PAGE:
The focus is still on growing Vodafone’s revenues as an M2M service provider, not just a retailer of data capacity. In addition to Amazon, the company has a strong position with the energy company Centrica — which trades in the UK as British Gas, though it provides electricity as well as natural gas — and with German carmaker BMW. “We use our position to sell more to those customers than just connectivity,” he adds.
British Gas is planning to use Vodafone modules in more than a million electricity meters across the UK, he notes. “The European Union has set a target of 2020 for 80% of all electricity meters to be able to be read automatically, though it is up to each member country how to implement that. There is a UK national smart metering project.”
One of the next big projects for M2M is for modules for ice cream cabinets and drinks coolers in local stores, he notes. They will be used to monitor the stock levels, the temperature and other parameters — including location, he adds.
One of the famous drinks companies — Brenneis won’t say which — found that a shopkeeper somewhere in eastern Europe took his company-supplied cooler home every night for his own personal use, leaving the cans to warm up in the store.
“So in future the company will know if the shopkeeper switches off the energy to move it. And it will be able to check the cooler’s location.” As well as more mundane matters such as stock levels, no doubt.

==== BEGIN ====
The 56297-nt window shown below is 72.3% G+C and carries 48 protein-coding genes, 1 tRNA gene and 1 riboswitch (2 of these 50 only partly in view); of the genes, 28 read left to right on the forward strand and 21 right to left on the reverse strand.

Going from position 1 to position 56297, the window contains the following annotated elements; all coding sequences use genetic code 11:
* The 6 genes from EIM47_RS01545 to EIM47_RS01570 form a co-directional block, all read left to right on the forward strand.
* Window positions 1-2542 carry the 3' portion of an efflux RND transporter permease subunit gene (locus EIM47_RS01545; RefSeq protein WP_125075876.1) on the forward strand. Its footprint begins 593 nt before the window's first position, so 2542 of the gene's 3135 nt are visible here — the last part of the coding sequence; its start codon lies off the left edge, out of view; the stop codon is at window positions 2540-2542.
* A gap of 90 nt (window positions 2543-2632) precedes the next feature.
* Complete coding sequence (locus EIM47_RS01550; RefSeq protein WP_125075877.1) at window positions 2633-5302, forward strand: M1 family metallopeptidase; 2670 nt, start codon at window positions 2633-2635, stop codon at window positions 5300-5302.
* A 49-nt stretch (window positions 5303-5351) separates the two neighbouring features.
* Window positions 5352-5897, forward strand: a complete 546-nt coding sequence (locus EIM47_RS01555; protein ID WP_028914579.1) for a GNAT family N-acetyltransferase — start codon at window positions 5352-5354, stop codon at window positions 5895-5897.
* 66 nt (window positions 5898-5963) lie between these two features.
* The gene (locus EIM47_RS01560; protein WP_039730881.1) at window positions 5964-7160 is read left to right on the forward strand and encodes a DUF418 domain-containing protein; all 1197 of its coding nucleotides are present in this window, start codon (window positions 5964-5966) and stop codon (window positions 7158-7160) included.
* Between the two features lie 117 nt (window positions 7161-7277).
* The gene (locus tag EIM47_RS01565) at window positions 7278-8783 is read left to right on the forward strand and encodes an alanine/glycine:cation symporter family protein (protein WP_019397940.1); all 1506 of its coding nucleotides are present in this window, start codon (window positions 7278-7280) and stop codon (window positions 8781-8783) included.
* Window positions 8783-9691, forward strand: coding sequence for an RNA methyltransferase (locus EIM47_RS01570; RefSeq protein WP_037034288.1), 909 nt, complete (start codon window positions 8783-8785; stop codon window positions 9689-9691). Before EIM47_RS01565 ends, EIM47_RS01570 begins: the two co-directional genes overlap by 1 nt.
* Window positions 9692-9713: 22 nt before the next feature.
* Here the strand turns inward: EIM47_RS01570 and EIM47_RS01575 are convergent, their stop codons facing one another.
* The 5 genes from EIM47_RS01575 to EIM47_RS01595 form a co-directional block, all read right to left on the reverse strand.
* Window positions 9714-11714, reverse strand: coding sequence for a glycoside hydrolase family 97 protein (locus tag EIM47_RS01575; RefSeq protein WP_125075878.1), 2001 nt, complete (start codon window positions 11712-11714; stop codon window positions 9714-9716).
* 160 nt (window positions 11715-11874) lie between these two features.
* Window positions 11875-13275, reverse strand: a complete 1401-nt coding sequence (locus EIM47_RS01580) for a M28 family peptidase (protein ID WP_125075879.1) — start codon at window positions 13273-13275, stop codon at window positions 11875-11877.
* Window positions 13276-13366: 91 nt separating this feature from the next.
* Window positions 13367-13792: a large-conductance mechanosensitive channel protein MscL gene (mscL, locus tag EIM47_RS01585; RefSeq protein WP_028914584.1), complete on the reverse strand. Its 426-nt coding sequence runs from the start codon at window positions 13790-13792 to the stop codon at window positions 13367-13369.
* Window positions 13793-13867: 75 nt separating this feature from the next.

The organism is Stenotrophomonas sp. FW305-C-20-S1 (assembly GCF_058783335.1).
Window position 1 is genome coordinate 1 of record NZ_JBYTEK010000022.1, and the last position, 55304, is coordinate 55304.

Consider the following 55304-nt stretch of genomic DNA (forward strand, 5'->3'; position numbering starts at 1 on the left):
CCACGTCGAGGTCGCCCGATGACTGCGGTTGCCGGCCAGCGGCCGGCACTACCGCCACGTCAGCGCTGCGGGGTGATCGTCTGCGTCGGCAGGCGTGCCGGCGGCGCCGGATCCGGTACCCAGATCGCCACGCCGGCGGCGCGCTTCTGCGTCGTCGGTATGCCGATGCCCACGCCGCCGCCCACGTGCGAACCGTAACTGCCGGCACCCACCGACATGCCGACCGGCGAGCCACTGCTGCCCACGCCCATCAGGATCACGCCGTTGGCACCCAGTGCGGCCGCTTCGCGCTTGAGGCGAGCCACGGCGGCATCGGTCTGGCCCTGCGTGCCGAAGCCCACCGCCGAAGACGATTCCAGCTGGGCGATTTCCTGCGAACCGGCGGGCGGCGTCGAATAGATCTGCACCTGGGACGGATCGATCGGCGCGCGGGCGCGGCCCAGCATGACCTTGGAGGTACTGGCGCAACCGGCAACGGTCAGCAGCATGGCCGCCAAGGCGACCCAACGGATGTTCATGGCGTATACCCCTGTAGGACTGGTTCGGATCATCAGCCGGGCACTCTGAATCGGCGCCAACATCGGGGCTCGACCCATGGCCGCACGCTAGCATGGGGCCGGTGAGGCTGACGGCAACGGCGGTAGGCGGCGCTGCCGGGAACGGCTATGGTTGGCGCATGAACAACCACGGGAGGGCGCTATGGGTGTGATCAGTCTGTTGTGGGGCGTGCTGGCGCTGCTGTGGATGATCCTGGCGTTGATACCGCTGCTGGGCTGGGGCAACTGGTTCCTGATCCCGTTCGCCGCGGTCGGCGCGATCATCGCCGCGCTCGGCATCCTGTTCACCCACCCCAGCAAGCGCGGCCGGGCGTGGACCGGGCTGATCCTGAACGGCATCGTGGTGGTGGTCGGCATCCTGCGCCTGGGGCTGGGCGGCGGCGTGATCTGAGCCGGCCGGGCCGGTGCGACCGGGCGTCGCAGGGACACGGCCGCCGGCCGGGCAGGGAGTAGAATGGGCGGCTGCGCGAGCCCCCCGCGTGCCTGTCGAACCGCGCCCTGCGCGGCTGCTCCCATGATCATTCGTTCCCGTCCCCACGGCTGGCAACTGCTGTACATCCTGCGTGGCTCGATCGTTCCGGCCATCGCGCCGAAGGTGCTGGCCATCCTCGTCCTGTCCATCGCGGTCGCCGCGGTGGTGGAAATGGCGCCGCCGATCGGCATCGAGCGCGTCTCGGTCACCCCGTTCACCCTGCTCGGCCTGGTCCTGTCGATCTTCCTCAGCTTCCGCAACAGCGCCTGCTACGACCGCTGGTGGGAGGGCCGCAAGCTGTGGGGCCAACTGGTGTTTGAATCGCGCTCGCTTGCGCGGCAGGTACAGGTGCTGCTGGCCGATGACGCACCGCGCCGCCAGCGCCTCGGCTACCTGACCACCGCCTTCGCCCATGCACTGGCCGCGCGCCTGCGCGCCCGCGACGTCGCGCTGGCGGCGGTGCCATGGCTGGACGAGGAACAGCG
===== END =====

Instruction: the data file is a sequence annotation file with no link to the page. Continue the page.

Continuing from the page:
End-to-end solutions 
Brenneis’s team is working closely on this project with Zelitron, a machine-to-machine software specialist based in Athens that is part of the Vodafone group.
“Zelitron develops the software to read all the connections and provide meaningful results,” he says. It means that Vodafone can sell end-to-end solutions that are more than just network connectivity. “And that means we increase our revenues.”
Where else will M2M modules appear? After electricity meters, gas and water will follow, he adds.
Navigation systems already use M2M: “TomTom is one of our biggest customers.” Vodafone can judge the speed of the traffic from anonymised signals coming from the TomTom GPS devices, and that means TomTom can deliver congestion information back to those in-car navigation systems.
“I can see connected cameras,” says Brenneis. And makers of washing machines and dishwashers are looking at M2M too. Not just to upload fault diagnoses to a central monitoring station so that a service engineer can bring along a spare part on the first visit, but because they’re thinking about a pay-per-wash model.
“There are already big industrial systems — professional laundries — where that happens,” he says. “This business model will go to the consumer market.”
And then, when the washing machine reaches a certain age, the maker can send the owner a message, offering a discount on a new model.
We’re clearly at such an early stage in the development of machine-to-machine services that all ideas are being considered. Some of them may end up unworkable — but in a few years many may be so logical that we wonder why things didn’t always work like that. What do you mean, the washing machine service engineer had to take it apart to find what was wrong? And why didn’t that cola company know where every drinks cooler was?
Brenneis will continue to generate new ideas, and will continue to enthuse about this fast-developing business. “It’s a very exciting job, and I love it,” he says.